We use cookies on our website to ensure we provide you with the best experience on our website. By using our website, you agree to the use of cookies for analytics and personalized content.This website uses cookies. More Information
It seems like your browser didn't download the required fonts. Please revise your security settings and try again.
Barracuda CloudGen Firewall

This Firmware Version Is End-Of-Support

Documentation for this product is no longer updated. Please see End-of-Support for CloudGen Firewall Firmware for further information on our EoS policy.

Bridging Configuration Settings

  • Last updated on

This article describes the implementation of logical entities in context with the Barracuda NextGen Firewall F-Series bridging. It also explains how various bridging elements interact with each other during the bridging process.

Bridging groups

A bridged interface group defines a set of network interfaces for which network traffic is forwarded with bridging.

Bridging interfaces

A bridging interface is a network interface that is assigned to a bridged interface group.

A bridging interface can only be a member of one bridged interface group.

Bridging ARP entries

A bridging ARP entry (BARP) stores the information that specifies on which bridge interface that a certain MAC address resides. Additionally, associated IP addresses are stored along with the BARP entry.

The IP address is only used for visualization purposes.

Dynamic BARPs

Dynamic BARPs are built up during run time by analyzing network traffic. Whenever a packet is received on an interface, dynamic BARPs are generated or updated. This way, the firewall "learns" which MAC address resides on which bridging interface. When ARP packets are analyzed, the Layer 3 IP information is added to the BARP entry by adding the IP address.

With dynamic BARPs, relationships are learned as follows:

  • MAC-Interface relationship learned by any IP traffic.
  • MAC-Interface-IP relationship learned by ARP traffic.

Static BARPs

Static BARPs are part of the configuration and define a MAC-Interface-IP relationship that is present at all times and is not overwritten by "learning" from traffic.

Bridging interface ACL

The bridging interface ACL specifies which IP addresses can be received on a bridging interface. ACLs can be used to enforce a Layer 3 topology when operating on the firewall. The most restrictive implementation of the ACL maintains a list of single IP addresses that are expected on a certain bridge interface.

Virtual bridge interface

A virtual bridge interface is an interface that acts as parent interface for all interfaces of a bridged interface group. The name of a virtual interface is always the name of the bridged interface group with a phbr- prefix. For example: phbr- <group-name>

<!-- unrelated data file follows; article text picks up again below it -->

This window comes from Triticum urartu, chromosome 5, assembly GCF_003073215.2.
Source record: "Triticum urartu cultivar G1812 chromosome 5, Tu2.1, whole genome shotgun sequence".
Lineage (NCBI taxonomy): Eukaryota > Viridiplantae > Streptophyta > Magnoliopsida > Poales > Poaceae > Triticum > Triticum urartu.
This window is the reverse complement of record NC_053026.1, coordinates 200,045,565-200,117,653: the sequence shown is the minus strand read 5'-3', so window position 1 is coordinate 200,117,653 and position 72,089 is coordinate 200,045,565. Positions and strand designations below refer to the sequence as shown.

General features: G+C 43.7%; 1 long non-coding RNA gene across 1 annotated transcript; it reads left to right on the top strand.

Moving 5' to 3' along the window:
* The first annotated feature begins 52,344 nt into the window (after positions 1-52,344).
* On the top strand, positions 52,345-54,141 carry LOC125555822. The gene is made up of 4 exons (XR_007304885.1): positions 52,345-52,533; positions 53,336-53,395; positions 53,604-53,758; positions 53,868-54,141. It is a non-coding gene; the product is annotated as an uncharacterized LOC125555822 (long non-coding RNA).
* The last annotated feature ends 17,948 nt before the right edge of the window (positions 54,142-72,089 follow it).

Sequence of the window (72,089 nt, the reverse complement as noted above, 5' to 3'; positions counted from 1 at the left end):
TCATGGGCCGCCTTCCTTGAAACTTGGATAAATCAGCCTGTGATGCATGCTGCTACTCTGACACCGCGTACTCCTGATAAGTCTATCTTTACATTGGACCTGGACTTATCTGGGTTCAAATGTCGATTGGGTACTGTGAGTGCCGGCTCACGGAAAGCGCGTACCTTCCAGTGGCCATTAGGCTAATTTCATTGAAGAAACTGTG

Virtual bridge interface IP address

Optionally, each virtual bridge interface may be configured with an IP address and a netmask. This way, the firewall itself can actively probe (learn) on which segments each MAC address resides. It can also route traffic from a routed network to a bridged network or between bridging groups. Through the introduction of a virtual bridge interface, Transparent Layer 2 is changed to Routed Layer 2 Bridging.

A virtual bridge interface has following main characteristics: 

  • Active ARP queuing.
  • Forwarding between bridge groups.
  • Forwarding between routed and bridged networks.
  • Local firewall traffic (application gateways).
  • Still MAC transparent (like ).

Broadcast and multicast

Broadcast and multicast traffic can be forwarded between segments and routed networks. You must create a specific firewall rule to allow broadcast or multicast propagation. Specify a list of network interfaces, IP addresses, and multicast addresses that define how traffic should be propagated. Broadcast to unicast or multicast translations are possible.

For example, if you create a rule that specifies the following: 

  • Rule from 10.0.8.0/24 to 10.0.0.255 (ALL-UDP)
  • Action: Broad- Multicast
  • Propagate 10.0.1.45, eth1.123, eth2.234, eth4:10.0.4.244, phbr-test, eth3:224.1.2.3. 

Traffic is propagated as follows: 

  • Unicast to 10.0.1.45
  • Broadcast 10.0.8.255 on interface eth1.123
  • Broadcast 10.0.8.255 on interface eth1.234
  • Broadcast 10.0.4.255 on interface eth4
  • Broadcast 10.0.8.255 on all bridge interfaces on bridge group phbr-test
  • Multicast 224.1.2.3 on interface eth3

High availability

Bridging ARPs and sessions are synchronized between high availability (HA) partners. Synchronized BARPs are inactive as long as no bridged interface group exists that indicates bridged forwarding. Upon activation (HA takeover), the bridging groups are introduced and all related BARP entries are activated. Along with the activation, a dummy ARP request is sent on all bridging interfaces except for the one that the BARP resides on. The MAC address is entered into the MAC-Port table of the switch.

HA bridging includes: 

  • Firewall session synchronization
  • BARP HA synchronization
  • Dummy ARP for switch MAC-Port update
Last updated on